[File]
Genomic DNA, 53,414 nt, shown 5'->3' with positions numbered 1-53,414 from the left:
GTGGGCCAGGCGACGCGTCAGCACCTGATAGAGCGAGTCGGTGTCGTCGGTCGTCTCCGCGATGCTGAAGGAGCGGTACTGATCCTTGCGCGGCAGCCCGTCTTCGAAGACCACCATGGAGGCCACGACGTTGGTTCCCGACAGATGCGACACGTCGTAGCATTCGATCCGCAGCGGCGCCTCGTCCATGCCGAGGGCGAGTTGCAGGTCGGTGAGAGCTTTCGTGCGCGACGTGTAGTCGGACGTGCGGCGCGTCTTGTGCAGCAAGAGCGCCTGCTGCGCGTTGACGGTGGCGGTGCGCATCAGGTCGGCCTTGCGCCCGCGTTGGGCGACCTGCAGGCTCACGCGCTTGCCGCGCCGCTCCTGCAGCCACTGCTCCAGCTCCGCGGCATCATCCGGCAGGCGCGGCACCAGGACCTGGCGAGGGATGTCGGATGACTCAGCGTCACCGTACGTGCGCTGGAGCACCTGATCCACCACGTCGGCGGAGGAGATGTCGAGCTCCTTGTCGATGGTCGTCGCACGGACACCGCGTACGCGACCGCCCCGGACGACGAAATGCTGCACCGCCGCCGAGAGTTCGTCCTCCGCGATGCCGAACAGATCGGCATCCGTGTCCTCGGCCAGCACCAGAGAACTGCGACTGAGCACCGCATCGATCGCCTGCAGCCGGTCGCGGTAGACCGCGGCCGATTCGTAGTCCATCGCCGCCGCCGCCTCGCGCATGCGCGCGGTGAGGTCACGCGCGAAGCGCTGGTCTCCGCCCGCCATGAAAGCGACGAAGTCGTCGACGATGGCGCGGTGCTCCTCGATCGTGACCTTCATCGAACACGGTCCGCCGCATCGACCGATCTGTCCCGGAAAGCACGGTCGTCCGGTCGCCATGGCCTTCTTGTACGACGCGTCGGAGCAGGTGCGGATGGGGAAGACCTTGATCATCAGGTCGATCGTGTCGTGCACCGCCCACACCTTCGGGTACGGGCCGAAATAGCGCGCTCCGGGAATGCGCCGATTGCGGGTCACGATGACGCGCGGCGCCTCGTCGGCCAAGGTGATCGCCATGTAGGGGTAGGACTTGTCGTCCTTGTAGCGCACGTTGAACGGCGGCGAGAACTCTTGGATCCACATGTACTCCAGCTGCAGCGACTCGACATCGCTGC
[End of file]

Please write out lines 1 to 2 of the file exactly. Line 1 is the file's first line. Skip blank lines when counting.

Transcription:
Genomic DNA, 53,414 nt, shown 5'->3' with positions numbered 1-53,414 from the left:
GTGGGCCAGGCGACGCGTCAGCACCTGATAGAGCGAGTCGGTGTCGTCGGTCGTCTCCGCGATGCTGAAGGAGCGGTACTGATCCTTGCGCGGCAGCCCGTCTTCGAAGACCACCATGGAGGCCACGACGTTGGTTCCCGACAGATGCGACACGTCGTAGCATTCGATCCGCAGCGGCGCCTCGTCCATGCCGAGGGCGAGTTGCAGGTCGGTGAGAGCTTTCGTGCGCGACGTGTAGTCGGACGTGCGGCGCGTCTTGTGCAGCAAGAGCGCCTGCTGCGCGTTGACGGTGGCGGTGCGCATCAGGTCGGCCTTGCGCCCGCGTTGGGCGACCTGCAGGCTCACGCGCTTGCCGCGCCGCTCCTGCAGCCACTGCTCCAGCTCCGCGGCATCATCCGGCAGGCGCGGCACCAGGACCTGGCGAGGGATGTCGGATGACTCAGCGTCACCGTACGTGCGCTGGAGCACCTGATCCACCACGTCGGCGGAGGAGATGTCGAGCTCCTTGTCGATGGTCGTCGCACGGACACCGCGTACGCGACCGCCCCGGACGACGAAATGCTGCACCGCCGCCGAGAGTTCGTCCTCCGCGATGCCGAACAGATCGGCATCCGTGTCCTCGGCCAGCACCAGAGAACTGCGACTGAGCACCGCATCGATCGCCTGCAGCCGGTCGCGGTAGACCGCGGCCGATTCGTAGTCCATCGCCGCCGCCGCCTCGCGCATGCGCGCGGTGAGGTCACGCGCGAAGCGCTGGTCTCCGCCCGCCATGAAAGCGACGAAGTCGTCGACGATGGCGCGGTGCTCCTCGATCGTGACCTTCATCGAACACGGTCCGCCGCATCGACCGATCTGTCCCGGAAAGCACGGTCGTCCGGTCGCCATGGCCTTCTTGTACGACGCGTCGGAGCAGGTGCGGATGGGGAAGACCTTGATCATCAGGTCGATCGTGTCGTGCACCGCCCACACCTTCGGGTACGGGCCGAAATAGCGCGCTCCGGGAATGCGCCGATTGCGGGTCACGATGACGCGCGGCGCCTCGTCGGCCAAGGTGATCGCCATGTAGGGGTAGGACTTGTCGTCCTTGTAGCGCACGTTGAACGGCGGCGAGAACTCTTGGATCCACATGTACTCCAGCTGCAGCGACTCGACATCGCTGC